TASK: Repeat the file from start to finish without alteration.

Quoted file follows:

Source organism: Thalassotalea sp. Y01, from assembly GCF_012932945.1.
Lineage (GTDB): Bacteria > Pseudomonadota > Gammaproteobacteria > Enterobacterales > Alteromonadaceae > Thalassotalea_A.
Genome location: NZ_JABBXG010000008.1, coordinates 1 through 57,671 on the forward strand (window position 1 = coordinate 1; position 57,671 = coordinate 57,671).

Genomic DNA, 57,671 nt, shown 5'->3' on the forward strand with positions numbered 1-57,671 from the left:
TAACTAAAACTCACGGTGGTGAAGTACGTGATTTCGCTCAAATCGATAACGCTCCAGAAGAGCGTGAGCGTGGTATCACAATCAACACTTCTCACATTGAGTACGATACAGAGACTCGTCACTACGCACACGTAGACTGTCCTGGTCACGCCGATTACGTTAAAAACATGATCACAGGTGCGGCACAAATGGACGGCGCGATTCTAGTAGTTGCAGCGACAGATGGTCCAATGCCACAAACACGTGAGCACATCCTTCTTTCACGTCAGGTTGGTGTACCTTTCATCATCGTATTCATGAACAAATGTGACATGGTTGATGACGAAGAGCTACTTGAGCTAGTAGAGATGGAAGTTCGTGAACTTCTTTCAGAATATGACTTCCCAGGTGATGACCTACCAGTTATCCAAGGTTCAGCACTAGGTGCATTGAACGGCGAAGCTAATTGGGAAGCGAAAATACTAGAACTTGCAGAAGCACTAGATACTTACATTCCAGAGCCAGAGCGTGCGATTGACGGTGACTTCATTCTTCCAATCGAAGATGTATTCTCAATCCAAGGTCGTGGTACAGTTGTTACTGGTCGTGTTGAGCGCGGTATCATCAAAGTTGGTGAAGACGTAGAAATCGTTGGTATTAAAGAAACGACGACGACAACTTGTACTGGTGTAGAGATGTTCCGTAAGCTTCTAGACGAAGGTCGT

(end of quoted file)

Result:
Source organism: Thalassotalea sp. Y01, from assembly GCF_012932945.1.
Lineage (GTDB): Bacteria > Pseudomonadota > Gammaproteobacteria > Enterobacterales > Alteromonadaceae > Thalassotalea_A.
Genome location: NZ_JABBXG010000008.1, coordinates 1 through 57,671 on the forward strand (window position 1 = coordinate 1; position 57,671 = coordinate 57,671).

Genomic DNA, 57,671 nt, shown 5'->3' on the forward strand with positions numbered 1-57,671 from the left:
TAACTAAAACTCACGGTGGTGAAGTACGTGATTTCGCTCAAATCGATAACGCTCCAGAAGAGCGTGAGCGTGGTATCACAATCAACACTTCTCACATTGAGTACGATACAGAGACTCGTCACTACGCACACGTAGACTGTCCTGGTCACGCCGATTACGTTAAAAACATGATCACAGGTGCGGCACAAATGGACGGCGCGATTCTAGTAGTTGCAGCGACAGATGGTCCAATGCCACAAACACGTGAGCACATCCTTCTTTCACGTCAGGTTGGTGTACCTTTCATCATCGTATTCATGAACAAATGTGACATGGTTGATGACGAAGAGCTACTTGAGCTAGTAGAGATGGAAGTTCGTGAACTTCTTTCAGAATATGACTTCCCAGGTGATGACCTACCAGTTATCCAAGGTTCAGCACTAGGTGCATTGAACGGCGAAGCTAATTGGGAAGCGAAAATACTAGAACTTGCAGAAGCACTAGATACTTACATTCCAGAGCCAGAGCGTGCGATTGACGGTGACTTCATTCTTCCAATCGAAGATGTATTCTCAATCCAAGGTCGTGGTACAGTTGTTACTGGTCGTGTTGAGCGCGGTATCATCAAAGTTGGTGAAGACGTAGAAATCGTTGGTATTAAAGAAACGACGACGACAACTTGTACTGGTGTAGAGATGTTCCGTAAGCTTCTAGACGAAGGTCGT